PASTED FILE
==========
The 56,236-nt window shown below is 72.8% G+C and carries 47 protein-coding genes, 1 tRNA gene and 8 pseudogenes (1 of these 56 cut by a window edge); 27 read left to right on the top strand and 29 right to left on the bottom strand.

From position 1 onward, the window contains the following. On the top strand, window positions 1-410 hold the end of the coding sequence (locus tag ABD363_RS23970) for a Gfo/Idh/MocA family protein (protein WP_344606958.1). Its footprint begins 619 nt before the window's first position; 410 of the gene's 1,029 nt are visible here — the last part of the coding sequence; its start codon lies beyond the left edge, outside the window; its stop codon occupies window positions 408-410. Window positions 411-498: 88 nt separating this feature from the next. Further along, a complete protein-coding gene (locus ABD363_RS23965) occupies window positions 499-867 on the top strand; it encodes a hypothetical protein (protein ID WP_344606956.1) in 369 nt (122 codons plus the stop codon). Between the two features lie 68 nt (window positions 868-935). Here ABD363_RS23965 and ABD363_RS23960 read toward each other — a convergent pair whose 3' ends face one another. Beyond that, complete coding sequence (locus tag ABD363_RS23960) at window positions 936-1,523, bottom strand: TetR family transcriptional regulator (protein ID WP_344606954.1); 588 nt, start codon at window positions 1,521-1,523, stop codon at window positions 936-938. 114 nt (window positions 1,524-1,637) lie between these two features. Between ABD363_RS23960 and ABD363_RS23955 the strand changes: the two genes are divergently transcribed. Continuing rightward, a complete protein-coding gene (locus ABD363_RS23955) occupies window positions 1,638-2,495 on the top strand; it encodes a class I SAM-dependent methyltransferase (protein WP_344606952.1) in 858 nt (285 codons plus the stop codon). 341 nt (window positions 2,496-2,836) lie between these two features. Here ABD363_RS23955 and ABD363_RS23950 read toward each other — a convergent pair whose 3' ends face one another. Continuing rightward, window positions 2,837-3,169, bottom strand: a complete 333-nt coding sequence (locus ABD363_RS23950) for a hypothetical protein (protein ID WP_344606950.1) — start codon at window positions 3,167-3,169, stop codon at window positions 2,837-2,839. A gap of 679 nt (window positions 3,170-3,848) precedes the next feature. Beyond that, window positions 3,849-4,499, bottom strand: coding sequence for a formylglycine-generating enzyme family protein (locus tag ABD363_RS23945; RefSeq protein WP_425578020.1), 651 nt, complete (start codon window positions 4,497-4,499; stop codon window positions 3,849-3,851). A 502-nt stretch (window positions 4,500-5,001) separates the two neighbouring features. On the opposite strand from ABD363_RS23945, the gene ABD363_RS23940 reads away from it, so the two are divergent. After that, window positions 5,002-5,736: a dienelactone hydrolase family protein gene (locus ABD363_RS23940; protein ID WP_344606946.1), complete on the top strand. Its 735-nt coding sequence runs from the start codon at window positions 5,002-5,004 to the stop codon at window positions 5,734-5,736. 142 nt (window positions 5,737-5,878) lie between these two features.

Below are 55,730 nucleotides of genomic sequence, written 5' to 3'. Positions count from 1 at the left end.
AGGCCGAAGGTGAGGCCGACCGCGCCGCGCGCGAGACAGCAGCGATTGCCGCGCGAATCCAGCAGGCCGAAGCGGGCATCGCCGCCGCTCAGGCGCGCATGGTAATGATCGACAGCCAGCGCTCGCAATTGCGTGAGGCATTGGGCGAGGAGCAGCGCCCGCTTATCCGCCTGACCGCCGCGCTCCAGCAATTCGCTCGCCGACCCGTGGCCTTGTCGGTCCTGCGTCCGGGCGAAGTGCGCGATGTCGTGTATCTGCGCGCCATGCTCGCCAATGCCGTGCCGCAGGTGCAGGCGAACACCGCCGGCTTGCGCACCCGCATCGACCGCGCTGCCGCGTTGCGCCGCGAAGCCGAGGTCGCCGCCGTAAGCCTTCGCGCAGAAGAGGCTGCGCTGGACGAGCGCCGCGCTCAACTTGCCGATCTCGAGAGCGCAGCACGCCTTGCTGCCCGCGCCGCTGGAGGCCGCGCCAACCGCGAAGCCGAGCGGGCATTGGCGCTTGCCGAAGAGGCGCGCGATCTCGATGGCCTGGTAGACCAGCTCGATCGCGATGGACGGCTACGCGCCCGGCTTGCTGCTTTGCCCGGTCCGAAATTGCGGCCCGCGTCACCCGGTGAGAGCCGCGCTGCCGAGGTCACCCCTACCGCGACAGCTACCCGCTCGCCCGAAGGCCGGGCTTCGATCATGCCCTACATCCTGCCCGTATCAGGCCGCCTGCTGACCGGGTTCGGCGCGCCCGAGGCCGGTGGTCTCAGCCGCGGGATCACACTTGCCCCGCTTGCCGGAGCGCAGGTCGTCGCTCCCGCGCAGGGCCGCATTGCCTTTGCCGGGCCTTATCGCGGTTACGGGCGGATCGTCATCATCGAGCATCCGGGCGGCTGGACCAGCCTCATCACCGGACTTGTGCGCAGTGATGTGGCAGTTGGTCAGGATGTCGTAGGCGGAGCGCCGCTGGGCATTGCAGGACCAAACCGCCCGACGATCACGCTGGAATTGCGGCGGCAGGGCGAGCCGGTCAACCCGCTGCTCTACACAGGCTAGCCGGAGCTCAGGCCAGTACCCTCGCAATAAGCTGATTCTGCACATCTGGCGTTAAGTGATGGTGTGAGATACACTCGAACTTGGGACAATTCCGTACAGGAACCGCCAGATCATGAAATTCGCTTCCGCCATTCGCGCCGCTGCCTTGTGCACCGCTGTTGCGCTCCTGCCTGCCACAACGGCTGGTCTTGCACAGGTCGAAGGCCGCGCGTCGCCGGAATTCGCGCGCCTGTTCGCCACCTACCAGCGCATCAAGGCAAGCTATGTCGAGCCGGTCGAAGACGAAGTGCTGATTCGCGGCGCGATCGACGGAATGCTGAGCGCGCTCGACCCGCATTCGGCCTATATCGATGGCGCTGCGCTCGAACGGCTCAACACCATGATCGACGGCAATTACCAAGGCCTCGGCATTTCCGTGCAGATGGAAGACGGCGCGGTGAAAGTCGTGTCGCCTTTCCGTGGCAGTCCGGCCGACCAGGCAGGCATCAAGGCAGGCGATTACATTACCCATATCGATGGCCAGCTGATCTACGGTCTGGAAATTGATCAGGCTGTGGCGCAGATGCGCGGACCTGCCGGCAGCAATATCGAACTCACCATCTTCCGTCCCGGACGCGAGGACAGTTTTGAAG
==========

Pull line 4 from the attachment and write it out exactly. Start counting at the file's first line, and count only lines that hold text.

AGGCCGAAGGTGAGGCCGACCGCGCCGCGCGCGAGACAGCAGCGATTGCCGCGCGAATCCAGCAGGCCGAAGCGGGCATCGCCGCCGCTCAGGCGCGCATGGTAATGATCGACAGCCAGCGCTCGCAATTGCGTGAGGCATTGGGCGAGGAGCAGCGCCCGCTTATCCGCCTGACCGCCGCGCTCCAGCAATTCGCTCGCCGACCCGTGGCCTTGTCGGTCCTGCGTCCGGGCGAAGTGCGCGATGTCGTGTATCTGCGCGCCATGCTCGCCAATGCCGTGCCGCAGGTGCAGGCGAACACCGCCGGCTTGCGCACCCGCATCGACCGCGCTGCCGCGTTGCGCCGCGAAGCCGAGGTCGCCGCCGTAAGCCTTCGCGCAGAAGAGGCTGCGCTGGACGAGCGCCGCGCTCAACTTGCCGATCTCGAGAGCGCAGCACGCCTTGCTGCCCGCGCCGCTGGAGGCCGCGCCAACCGCGAAGCCGAGCGGGCATTGGCGCTTGCCGAAGAGGCGCGCGATCTCGATGGCCTGGTAGACCAGCTCGATCGCGATGGACGGCTACGCGCCCGGCTTGCTGCTTTGCCCGGTCCGAAATTGCGGCCCGCGTCACCCGGTGAGAGCCGCGCTGCCGAGGTCACCCCTACCGCGACAGCTACCCGCTCGCCCGAAGGCCGGGCTTCGATCATGCCCTACATCCTGCCCGTATCAGGCCGCCTGCTGACCGGGTTCGGCGCGCCCGAGGCCGGTGGTCTCAGCCGCGGGATCACACTTGCCCCGCTTGCCGGAGCGCAGGTCGTCGCTCCCGCGCAGGGCCGCATTGCCTTTGCCGGGCCTTATCGCGGTTACGGGCGGATCGTCATCATCGAGCATCCGGGCGGCTGGACCAGCCTCATCACCGGACTTGTGCGCAGTGATGTGGCAGTTGGTCAGGATGTCGTAGGCGGAGCGCCGCTGGGCATTGCAGGACCAAACCGCCCGACGATCACGCTGGAATTGCGGCGGCAGGGCGAGCCGGTCAACCCGCTGCTCTACACAGGCTAGCCGGAGCTCAGGCCAGTACCCTCGCAATAAGCTGATTCTGCACATCTGGCGTTAAGTGATGGTGTGAGATACACTCGAACTTGGGACAATTCCGTACAGGAACCGCCAGATCATGAAATTCGCTTCCGCCATTCGCGCCGCTGCCTTGTGCACCGCTGTTGCGCTCCTGCCTGCCACAACGGCTGGTCTTGCACAGGTCGAAGGCCGCGCGTCGCCGGAATTCGCGCGCCTGTTCGCCACCTACCAGCGCATCAAGGCAAGCTATGTCGAGCCGGTCGAAGACGAAGTGCTGATTCGCGGCGCGATCGACGGAATGCTGAGCGCGCTCGACCCGCATTCGGCCTATATCGATGGCGCTGCGCTCGAACGGCTCAACACCATGATCGACGGCAATTACCAAGGCCTCGGCATTTCCGTGCAGATGGAAGACGGCGCGGTGAAAGTCGTGTCGCCTTTCCGTGGCAGTCCGGCCGACCAGGCAGGCATCAAGGCAGGCGATTACATTACCCATATCGATGGCCAGCTGATCTACGGTCTGGAAATTGATCAGGCTGTGGCGCAGATGCGCGGACCTGCCGGCAGCAATATCGAACTCACCATCTTCCGTCCCGGACGCGAGGACAGTTTTGAAG